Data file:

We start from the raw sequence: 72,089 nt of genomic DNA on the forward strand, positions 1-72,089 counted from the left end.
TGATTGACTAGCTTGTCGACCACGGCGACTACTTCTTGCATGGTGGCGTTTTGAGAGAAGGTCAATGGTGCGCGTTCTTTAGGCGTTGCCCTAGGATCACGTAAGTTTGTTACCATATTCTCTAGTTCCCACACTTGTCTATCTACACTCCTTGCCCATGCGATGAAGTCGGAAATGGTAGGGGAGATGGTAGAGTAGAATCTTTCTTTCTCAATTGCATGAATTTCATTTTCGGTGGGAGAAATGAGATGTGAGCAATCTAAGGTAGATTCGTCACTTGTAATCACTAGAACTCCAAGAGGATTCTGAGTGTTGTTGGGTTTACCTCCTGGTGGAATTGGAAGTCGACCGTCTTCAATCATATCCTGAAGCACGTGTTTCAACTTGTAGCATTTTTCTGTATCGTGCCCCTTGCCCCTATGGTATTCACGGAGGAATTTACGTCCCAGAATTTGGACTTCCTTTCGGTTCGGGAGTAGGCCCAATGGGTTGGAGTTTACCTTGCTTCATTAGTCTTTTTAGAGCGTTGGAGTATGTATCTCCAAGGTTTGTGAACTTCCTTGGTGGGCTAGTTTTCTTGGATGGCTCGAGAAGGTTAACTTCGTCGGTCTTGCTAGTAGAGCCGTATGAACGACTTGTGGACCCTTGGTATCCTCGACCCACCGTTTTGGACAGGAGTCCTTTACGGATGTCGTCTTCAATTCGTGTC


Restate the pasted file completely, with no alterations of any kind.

We start from the raw sequence: 72,089 nt of genomic DNA on the forward strand, positions 1-72,089 counted from the left end.
TGATTGACTAGCTTGTCGACCACGGCGACTACTTCTTGCATGGTGGCGTTTTGAGAGAAGGTCAATGGTGCGCGTTCTTTAGGCGTTGCCCTAGGATCACGTAAGTTTGTTACCATATTCTCTAGTTCCCACACTTGTCTATCTACACTCCTTGCCCATGCGATGAAGTCGGAAATGGTAGGGGAGATGGTAGAGTAGAATCTTTCTTTCTCAATTGCATGAATTTCATTTTCGGTGGGAGAAATGAGATGTGAGCAATCTAAGGTAGATTCGTCACTTGTAATCACTAGAACTCCAAGAGGATTCTGAGTGTTGTTGGGTTTACCTCCTGGTGGAATTGGAAGTCGACCGTCTTCAATCATATCCTGAAGCACGTGTTTCAACTTGTAGCATTTTTCTGTATCGTGCCCCTTGCCCCTATGGTATTCACGGAGGAATTTACGTCCCAGAATTTGGACTTCCTTTCGGTTCGGGAGTAGGCCCAATGGGTTGGAGTTTACCTTGCTTCATTAGTCTTTTTAGAGCGTTGGAGTATGTATCTCCAAGGTTTGTGAACTTCCTTGGTGGGCTAGTTTTCTTGGATGGCTCGAGAAGGTTAACTTCGTCGGTCTTGCTAGTAGAGCCGTATGAACGACTTGTGGACCCTTGGTATCCTCGACCCACCGTTTTGGACAGGAGTCCTTTACGGATGTCGTCTTCAATTCGTGTC